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Islanders, Lightning get chippier in Game 2 with 54 combined penalty minutes

Islanders left wing Matt Martin and Lightning left

Islanders left wing Matt Martin and Lightning left wing Pat Maroo fight during the first period in Game 2 of an NHL Stanley Cup semifinal series Tuesday in Tampa, Fla.  Credit: AP/Chris O'Meara

Everyone knew the Tampa Bay Lightning were going to have to turn up their intensity in Game 2 of their NHL semifinal series against the Islanders Tuesday in Amalie Arena after basically sleeping through their 2-1 series-opening loss Saturday night. And everyone had to know that turning up the intensity would mean not just throwing a few more body checks, but actually rubbing some gloves in faces, too, just to get their blood going.

And they did. The teams got started down the physical path early as several players got engaged in physical confrontations with one another at 3:15 of the first period, with Lightning forward Pat Maroon wanting to fight the Islanders’ Matt Martin. Martin was more than willing to engage, but the officials wouldn’t allow it. The two would have to wait until later in the period before they actually got to throw their hands at each other.

The overt physicality did seem to get the teams’ blood going, and Game 2 was a much more intense and entertaining spectacle than Game 1 was. The Lightning won, 4-2, to even the best-of-seven series, 1-1, so, mission accomplished on their part — though Islanders defenseman Scott Mayfield was not impressed. Mayfield denied the rough stuff had anything to do with the final outcome.

"No, I don't think so,’’ Mayfield said. "I mean, we play that physical game too. You know, we’ve got to make sure we're not taking the extra [penalty]; or even four-on-four, necessarily, depending on the tradeoff. That's part of the game. There's a little bit more after the whistles this game than the first one, maybe, but yeah, it's part of the game. I don't think it altered the outcome."

It was Mayfield, actually, who started the first dustup by aggressively shoving Maroon all over the ice on the shift. Mayfield shoved Maroon in the neutral zone and Maroon grabbed Mayfield’s stick, then Mayfield kept shoving Maroon as he crossed the width of the ice in the neutral zone. Eventually, Maroon just grabbed Mayfield and wrestled him to the ice.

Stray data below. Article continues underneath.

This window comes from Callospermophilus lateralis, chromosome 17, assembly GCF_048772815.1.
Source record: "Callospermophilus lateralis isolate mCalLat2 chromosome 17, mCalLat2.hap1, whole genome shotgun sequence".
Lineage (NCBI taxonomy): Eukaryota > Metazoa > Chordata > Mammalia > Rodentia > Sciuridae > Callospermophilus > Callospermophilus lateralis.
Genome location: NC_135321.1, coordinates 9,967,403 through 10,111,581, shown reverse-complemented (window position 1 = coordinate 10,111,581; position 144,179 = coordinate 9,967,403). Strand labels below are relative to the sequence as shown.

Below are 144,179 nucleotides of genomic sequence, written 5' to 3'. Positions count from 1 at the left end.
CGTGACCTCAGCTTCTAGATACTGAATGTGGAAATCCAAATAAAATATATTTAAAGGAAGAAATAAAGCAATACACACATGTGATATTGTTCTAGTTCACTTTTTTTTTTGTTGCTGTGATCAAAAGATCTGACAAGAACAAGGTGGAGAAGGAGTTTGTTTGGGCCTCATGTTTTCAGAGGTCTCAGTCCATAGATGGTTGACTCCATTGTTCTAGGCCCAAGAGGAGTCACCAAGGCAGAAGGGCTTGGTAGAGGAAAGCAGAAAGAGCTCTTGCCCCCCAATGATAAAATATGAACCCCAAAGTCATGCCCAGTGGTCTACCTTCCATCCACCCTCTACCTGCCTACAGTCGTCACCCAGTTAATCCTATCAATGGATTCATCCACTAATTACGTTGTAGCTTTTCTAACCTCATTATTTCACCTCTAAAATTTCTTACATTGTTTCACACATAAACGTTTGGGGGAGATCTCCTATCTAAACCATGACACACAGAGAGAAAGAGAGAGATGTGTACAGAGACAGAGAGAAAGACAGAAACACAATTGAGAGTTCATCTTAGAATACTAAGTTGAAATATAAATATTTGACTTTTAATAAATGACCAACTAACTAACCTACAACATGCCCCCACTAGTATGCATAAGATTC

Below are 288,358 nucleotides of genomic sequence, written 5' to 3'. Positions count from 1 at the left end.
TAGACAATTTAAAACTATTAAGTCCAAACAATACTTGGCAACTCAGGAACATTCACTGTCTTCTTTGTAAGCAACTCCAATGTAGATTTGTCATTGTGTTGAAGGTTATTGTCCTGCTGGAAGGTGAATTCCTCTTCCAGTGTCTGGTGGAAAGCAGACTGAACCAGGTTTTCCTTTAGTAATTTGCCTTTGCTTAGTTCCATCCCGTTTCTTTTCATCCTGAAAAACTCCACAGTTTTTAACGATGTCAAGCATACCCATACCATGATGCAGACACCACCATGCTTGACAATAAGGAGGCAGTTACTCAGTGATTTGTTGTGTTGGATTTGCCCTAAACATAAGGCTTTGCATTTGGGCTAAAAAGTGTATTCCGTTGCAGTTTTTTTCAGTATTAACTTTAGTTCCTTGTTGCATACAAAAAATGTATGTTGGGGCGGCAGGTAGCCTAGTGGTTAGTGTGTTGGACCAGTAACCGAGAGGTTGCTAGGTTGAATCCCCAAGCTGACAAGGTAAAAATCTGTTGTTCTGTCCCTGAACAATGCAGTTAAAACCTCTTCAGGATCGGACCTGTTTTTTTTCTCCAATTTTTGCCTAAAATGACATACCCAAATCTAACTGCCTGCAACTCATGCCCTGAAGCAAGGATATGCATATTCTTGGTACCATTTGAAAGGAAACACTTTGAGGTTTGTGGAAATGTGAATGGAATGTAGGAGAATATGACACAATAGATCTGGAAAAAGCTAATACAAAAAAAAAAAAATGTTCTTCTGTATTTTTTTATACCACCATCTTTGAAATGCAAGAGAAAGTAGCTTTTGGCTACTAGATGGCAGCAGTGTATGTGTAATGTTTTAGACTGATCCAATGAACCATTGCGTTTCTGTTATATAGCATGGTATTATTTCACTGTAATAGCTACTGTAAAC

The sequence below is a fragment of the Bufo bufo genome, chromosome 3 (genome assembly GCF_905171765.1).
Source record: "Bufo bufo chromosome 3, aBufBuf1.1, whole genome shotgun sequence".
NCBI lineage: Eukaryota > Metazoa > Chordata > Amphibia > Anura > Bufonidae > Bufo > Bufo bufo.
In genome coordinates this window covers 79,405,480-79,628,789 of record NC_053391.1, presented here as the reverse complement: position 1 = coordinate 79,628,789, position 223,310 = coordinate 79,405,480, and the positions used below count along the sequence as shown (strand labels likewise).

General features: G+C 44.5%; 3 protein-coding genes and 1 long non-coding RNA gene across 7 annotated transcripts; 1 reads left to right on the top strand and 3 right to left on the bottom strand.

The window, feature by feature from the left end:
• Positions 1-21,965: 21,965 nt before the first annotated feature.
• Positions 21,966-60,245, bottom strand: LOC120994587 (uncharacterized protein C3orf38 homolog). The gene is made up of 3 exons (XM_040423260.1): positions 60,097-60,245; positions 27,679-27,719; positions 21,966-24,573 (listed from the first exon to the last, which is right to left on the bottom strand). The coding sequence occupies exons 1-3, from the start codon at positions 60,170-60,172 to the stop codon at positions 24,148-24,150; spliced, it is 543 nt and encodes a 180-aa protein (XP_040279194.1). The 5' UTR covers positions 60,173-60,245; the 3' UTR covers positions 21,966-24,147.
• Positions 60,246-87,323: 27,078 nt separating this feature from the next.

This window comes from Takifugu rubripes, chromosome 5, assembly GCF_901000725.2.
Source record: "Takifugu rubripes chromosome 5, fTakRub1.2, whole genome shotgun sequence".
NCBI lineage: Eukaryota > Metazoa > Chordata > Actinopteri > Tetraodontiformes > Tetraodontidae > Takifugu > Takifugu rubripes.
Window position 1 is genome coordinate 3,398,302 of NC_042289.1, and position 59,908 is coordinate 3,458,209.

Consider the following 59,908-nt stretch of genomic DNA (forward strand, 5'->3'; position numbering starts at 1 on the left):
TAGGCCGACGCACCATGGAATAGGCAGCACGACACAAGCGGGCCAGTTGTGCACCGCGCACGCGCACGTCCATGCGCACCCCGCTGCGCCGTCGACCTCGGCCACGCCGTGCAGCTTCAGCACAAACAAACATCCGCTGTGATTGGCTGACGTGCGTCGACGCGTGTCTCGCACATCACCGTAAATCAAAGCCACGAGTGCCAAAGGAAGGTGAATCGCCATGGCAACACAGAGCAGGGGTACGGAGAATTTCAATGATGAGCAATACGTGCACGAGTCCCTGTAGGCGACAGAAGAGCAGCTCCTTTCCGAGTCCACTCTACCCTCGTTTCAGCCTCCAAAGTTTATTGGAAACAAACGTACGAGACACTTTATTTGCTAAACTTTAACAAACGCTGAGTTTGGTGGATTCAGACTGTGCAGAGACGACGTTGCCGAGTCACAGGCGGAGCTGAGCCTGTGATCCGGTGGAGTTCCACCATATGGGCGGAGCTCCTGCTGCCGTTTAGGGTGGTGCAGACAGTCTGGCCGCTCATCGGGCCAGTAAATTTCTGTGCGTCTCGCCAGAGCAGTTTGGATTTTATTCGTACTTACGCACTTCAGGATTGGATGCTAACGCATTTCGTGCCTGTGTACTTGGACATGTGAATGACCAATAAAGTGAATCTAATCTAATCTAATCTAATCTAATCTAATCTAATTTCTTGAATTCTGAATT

Those two were the only ones to get penalties after everything calmed down — Maroon got a holding penalty, while Mayfield was charged with roughing. That put the teams four-on-four before Islanders defenseman Ryan Pulock was called for a high-sticking penalty against Anthony Cirelli, which led to a four-on-three power play for the Lightning.

In all, the teams combined for 54 minutes in penalties, which was less of a problem from an Islanders perspective than the fact that the Lightning ended up with five power plays. They scored on the fourth man-advantage, when Victor Hedman scored his first goal of the playoffs to make it 4-1 at 9:17 of the third period.

"Tonight we kept them at 20% [1-for-5] which is half the rate that they usually hit at,’’ Islanders coach Barry Trotz said. "So yeah, we just can't take that many.’’

The on-ice officials might have been a little off, too, which may have contributed to the high PIM totals. They called Brayden Point for interference on goalie Semyon Varlamov, even though the replay showed clearly that Point was pushed into Varlamov by Islanders defenseman Adam Pelech. The Islanders made that one hurt when Brock Nelson scored on the ensuing power play to tie the game at 1.

Of course, the officials unwittingly evened that out by somehow missing what should have been an obvious too-many-men-on-the-ice penalty against the Lightning a second or two before Nikita Kucherov set up Ondrej Palat’s goal that made it 2-1 at 13:15 of the second period.

The officials seemed intent to keep the game from getting out of control, and seemed to want to call penalties – including some that seemed a little soft, like the slashing call on Travis Zajac that led to the Hedman goal, and the roughing call on Anthony Beauvillier against Kucherov, which seemed like nothing at all.

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